Late in the evening, the waning sun closed each of its burning hot rays. We had come to this day after passing through portals of thorns and hot coals in the days and weeks past. We were expecting guests: a beloved priest and a friend, from hundreds of miles away. After a day of frantic housecleaning, I rose early again, to get a head start on cooking preparations. My back was sore. My husband and I were more than a little tired from work and the awful weather and its high temperatures.
But we kept our minds and hearts fixed on the light ahead: Father’s visit. We hadn’t seen him in some years, and we looked forwards to time with him. We weren’t sure how we’d manage the visit. Cooking for our large family was tough enough; cooking for guests, even only two, after a work week of endless hills and gullies, was reason enough to hold on the counter top and draw in a huge steadying breath.
Nonetheless, I prayed that God would bless this visit and the two souls coming to us. So often, we ask and expect a lot of our priests, but we tend to forget that, like us, they too require food for their spirits and strength for their journeys, through bonding and companionship. Priests have sacrificed family life for the love of Jesus. Many minister in parishes very far away from their own loved ones. We take this love-gift for granted. We shrug and say, well this is what priesthood is about, and we expect our priests to accept it, be cheery about it and not burden us with the loneliness this great sacrifice entails.
Some years ago, I remember reading Fr Joe Jenkins’ blog where someone asked him how his Christmas would be. His reply told of saying the Christmas Mass, of standing at the door to the church later, in the winter’s cold, wishing each parishioner Merry Christmas, then locking up the church, and going to the stillness and loneliness of an empty quarters. Fr Joe wrote simply and without seeking sympathy. But his words pierced my heart.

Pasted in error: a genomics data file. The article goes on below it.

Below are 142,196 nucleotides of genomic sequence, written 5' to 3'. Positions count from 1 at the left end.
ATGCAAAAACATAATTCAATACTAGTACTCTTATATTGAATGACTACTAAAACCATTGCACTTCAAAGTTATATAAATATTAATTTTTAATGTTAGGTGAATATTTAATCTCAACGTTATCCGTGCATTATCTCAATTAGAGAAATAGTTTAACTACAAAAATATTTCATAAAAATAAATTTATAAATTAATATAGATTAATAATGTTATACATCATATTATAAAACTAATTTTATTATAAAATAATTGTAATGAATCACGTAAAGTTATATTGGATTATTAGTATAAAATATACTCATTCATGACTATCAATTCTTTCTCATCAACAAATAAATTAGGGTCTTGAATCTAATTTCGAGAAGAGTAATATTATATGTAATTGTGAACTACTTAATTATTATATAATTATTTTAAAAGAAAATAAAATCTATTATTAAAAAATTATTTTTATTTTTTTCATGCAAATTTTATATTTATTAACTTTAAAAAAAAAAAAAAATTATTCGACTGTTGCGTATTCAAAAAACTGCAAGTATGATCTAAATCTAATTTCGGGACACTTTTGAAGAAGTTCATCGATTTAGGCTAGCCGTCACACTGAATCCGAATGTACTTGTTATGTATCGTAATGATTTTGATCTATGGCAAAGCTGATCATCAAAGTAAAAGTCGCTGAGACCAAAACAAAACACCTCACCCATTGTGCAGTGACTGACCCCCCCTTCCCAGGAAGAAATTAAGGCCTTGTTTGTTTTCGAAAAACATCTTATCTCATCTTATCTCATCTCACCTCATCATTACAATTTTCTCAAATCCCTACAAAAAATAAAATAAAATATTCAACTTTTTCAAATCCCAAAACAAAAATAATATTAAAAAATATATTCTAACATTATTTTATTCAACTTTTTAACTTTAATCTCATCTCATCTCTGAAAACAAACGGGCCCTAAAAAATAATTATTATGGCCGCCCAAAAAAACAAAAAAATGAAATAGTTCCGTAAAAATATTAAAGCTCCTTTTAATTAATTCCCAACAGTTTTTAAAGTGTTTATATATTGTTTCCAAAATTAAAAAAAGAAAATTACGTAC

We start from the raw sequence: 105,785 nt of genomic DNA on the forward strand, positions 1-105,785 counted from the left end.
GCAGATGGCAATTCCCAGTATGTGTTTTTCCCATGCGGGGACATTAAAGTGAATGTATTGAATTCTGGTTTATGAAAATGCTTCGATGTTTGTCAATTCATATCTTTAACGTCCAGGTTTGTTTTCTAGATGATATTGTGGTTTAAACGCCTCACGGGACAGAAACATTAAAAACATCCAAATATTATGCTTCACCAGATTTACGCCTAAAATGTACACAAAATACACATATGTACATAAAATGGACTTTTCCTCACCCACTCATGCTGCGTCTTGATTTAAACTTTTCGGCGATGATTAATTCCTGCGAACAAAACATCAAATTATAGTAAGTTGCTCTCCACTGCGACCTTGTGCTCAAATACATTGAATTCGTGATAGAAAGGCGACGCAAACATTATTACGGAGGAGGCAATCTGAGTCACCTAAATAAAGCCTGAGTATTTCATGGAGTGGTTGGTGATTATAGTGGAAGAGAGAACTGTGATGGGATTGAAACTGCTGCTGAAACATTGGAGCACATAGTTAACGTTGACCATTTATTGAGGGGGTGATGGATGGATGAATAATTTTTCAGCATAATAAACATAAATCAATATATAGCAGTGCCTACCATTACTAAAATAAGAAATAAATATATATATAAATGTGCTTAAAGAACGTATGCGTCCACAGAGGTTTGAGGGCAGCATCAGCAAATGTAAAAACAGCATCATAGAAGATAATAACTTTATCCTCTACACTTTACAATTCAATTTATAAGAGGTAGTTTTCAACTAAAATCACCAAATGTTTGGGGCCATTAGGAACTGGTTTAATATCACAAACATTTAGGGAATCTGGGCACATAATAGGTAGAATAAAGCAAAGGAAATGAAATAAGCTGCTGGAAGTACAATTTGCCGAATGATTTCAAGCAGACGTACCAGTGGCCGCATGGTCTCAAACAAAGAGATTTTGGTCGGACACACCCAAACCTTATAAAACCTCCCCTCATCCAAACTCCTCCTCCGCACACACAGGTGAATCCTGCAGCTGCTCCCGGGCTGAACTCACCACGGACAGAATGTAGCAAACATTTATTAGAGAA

For it never occurred to me until then that a priest could experience loneliness. That he and his brethren stifle this deep ache and go about their priestly duties every single day in joy of poverty, bringing Jesus to us as best as they can.
It was this image that I kept before me as my husband and I chopped and pounded and raced from corner to corner today. I prayed that our family and our home be the blessing Fr and his friend needed.
We might never know what wounds or needs they came with as they drove in with cheery waves and bouncy laughter. Yet, for the hours they graced our home with their quiet and their cheer and their oneness with us and our life, not a shadow crossed their sunny visages. Before us were two people who loved and respected family and in their own ways, sacrificed and worked to save family life.
Because we said Yes to this visit, because we begrudged not our love and whatever strength we had, the fire-hot hours brought us together in this beautiful, tender communion of hearts. Priest, young man waiting for the right girl, married couple and their bouncy brood. We heard the words we needed for our own journey ahead. And in return, we hope we offered simple witness to the beauty of marriage and family life.
As my husband and I looked up at the solemn orange moon and its muted gold aura later at night, peace settled gently into the folds of our hearts. I whispered my thanks.
This was no random visit. Jesus had indeed come to us today.